Antialiased Lines

Type : A slow, ugly, and unoptimized but short method to perform antialiased lines in a framebuffer
References : Posted by arguru[AT]smartelectronix[DOT]com
Notes :
Simple code to perform antialiased lines in a 32-bit RGBA (1 byte/component) framebuffer.

pframebuffer <- unsigned char* to framebuffer bytes (important: Y flipped line order! [like in the way Win32 CreateDIBSection works...])

client_height=framebuffer height in lines
client_width=framebuffer width in pixels (not in bytes)

This doesnt perform any clip checl so it fails if coordinates are set out of bounds.

sorry for the engrish


Code :
//
// By Arguru
//
void PutTransPixel(int const x,int const y,UCHAR const r,UCHAR const g,UCHAR const b,UCHAR const a)
{
    unsigned char* ppix=pframebuffer+(x+(client_height-(y+1))*client_width)*4;
    ppix[0]=((a*b)+(255-a)*ppix[0])/256;
    ppix[1]=((a*g)+(255-a)*ppix[1])/256;
    ppix[2]=((a*r)+(255-a)*ppix[2])/256;
}

void LineAntialiased(int const x1,int const y1,int const x2,int const y2,UCHAR const r,UCHAR const g,UCHAR const b)
{
    // some useful constants first
    double const dw=x2-x1;
    double const dh=y2-y1;
    double const slx=dh/dw;
    double const sly=dw/dh;

    // determine wichever raster scanning behaviour to use
    if(fabs(slx)<1.0)
    {
        // x scan
        int tx1=x1;
        int tx2=x2;
        double raster=y1;

        if(x1>x2)
        {
            tx1=x2;
            tx2=x1;
            raster=y2;
        }

        for(int x=tx1;x<=tx2;x++)
        {
            int const ri=int(raster);

            double const in_y0=1.0-(raster-ri);
            double const in_y1=1.0-(ri+1-raster);

            PutTransPixel(x,ri+0,r,g,b,in_y0*255.0);
            PutTransPixel(x,ri+1,r,g,b,in_y1*255.0);

            raster+=slx;
        }
    }
    else
    {
        // y scan
        int ty1=y1;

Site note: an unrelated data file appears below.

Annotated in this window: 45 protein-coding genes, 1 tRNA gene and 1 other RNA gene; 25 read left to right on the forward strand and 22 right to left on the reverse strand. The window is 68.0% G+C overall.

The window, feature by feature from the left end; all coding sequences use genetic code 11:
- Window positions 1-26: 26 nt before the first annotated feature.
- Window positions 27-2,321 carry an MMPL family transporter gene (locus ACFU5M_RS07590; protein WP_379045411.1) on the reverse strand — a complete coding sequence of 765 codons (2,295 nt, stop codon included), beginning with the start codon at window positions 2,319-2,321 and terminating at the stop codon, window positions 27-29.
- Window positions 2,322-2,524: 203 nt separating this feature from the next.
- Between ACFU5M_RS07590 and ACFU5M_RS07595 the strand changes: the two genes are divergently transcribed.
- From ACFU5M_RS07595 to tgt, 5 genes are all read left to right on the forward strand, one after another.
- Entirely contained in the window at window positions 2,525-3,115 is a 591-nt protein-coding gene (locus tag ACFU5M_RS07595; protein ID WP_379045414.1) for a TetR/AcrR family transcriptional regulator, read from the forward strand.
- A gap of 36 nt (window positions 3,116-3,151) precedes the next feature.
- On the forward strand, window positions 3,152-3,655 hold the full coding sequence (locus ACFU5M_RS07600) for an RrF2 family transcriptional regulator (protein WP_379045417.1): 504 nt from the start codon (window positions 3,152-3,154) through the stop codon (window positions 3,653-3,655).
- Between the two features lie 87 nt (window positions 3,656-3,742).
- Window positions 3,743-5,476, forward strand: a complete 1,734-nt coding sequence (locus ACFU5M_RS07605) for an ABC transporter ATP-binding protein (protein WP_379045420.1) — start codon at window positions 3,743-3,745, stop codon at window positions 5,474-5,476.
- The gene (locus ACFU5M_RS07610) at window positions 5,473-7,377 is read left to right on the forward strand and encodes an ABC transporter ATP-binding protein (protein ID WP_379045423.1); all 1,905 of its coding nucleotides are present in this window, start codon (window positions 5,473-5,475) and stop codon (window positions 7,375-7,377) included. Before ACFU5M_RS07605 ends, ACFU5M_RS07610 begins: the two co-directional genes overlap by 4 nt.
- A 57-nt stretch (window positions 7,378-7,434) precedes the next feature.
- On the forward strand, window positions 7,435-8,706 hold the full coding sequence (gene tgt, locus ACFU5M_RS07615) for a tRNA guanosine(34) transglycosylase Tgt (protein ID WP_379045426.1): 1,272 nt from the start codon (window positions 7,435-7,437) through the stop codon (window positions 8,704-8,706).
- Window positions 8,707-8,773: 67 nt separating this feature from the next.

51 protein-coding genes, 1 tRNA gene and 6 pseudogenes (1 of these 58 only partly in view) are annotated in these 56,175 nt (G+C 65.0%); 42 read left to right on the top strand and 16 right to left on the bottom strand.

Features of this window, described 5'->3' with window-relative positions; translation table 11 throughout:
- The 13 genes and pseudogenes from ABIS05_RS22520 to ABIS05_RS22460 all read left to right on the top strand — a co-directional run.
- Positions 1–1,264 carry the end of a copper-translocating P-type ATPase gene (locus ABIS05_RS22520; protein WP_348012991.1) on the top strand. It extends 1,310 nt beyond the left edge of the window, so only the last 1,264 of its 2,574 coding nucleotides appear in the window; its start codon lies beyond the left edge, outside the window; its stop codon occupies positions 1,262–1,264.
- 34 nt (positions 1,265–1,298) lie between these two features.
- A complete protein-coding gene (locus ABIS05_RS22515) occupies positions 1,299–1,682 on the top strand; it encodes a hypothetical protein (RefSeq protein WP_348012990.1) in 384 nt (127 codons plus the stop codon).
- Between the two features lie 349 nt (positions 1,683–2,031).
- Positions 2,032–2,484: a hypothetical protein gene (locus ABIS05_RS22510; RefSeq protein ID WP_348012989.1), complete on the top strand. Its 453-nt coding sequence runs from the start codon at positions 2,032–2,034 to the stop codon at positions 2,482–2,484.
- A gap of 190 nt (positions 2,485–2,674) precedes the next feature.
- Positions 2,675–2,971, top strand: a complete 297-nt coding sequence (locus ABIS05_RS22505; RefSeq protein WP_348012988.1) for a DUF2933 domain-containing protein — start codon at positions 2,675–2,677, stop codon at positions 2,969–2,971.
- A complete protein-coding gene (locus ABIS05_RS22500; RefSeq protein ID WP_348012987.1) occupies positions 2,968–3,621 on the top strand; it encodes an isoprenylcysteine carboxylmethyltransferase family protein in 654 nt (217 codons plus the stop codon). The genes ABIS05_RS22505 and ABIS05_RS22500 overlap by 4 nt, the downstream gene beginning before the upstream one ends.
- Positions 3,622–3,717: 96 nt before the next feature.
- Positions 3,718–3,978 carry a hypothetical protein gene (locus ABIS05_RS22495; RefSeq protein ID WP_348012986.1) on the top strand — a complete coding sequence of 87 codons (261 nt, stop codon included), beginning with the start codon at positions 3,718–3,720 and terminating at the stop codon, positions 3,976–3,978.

int ty2=y2;
        double raster=x1;

        if(y1>y2)
        {
            ty1=y2;
            ty2=y1;
            raster=x2;
        }

        for(int y=ty1;y<=ty2;y++)
        {
            int const ri=int(raster);

            double const in_x0=1.0-(raster-ri);
            double const in_x1=1.0-(ri+1-raster);

            PutTransPixel(ri+0,y,r,g,b,in_x0*255.0);
            PutTransPixel(ri+1,y,r,g,b,in_x1*255.0);

            raster+=sly;
        }
    }
}

Comments
from : Gog
comment : Sorry, but what does this have to do with music DSP ??

from : pav_101[AT]hotmail[DOT]com
comment : well, for drawing envelopes, waveforms, etc on screen in your DSP app....

from : Gog
comment : But... there are TONS of graphic toolkits to do just that. No reason to "roll your own". One f.i. is GDI+ (works darn well to be honest), or if you want non-M$ (and better!) go with AGG at (http://www.antigrain.com). And there are even open-source cross-platform toolkits (if you want to do Unix and Mac without coding). Graphics and GUIs is a very time-consuming task to do from scratch, therefore I think using libraries such as the above is the way to go, liberating energy to do the DSP stuff... ;-)

from : Rich
comment : I don't want a toolkit, I want antialiased line drawing and nothing more. Everything else is fine.

from : Justin
comment : Anyone know how to get the pointer to the framebuffer? Perhaps there is a different answer for different platforms?

from : daniel[DOT]schaack [ at ] basementarts[DOT]de
comment : you can also draw everything in a 2x (vertically and horizontally) higher resolution and then reduce the size again by always taking the average of 4 pixels. that works well.

from : aliloko[AT]gmail[DOT]com
comment : I think it can be useful to those designing graphical synths. But the Wu line algorithm is considerably more fast and works only with integers. http://en.wikipedia.org/wiki/Xiaolin_Wu's_line_algorith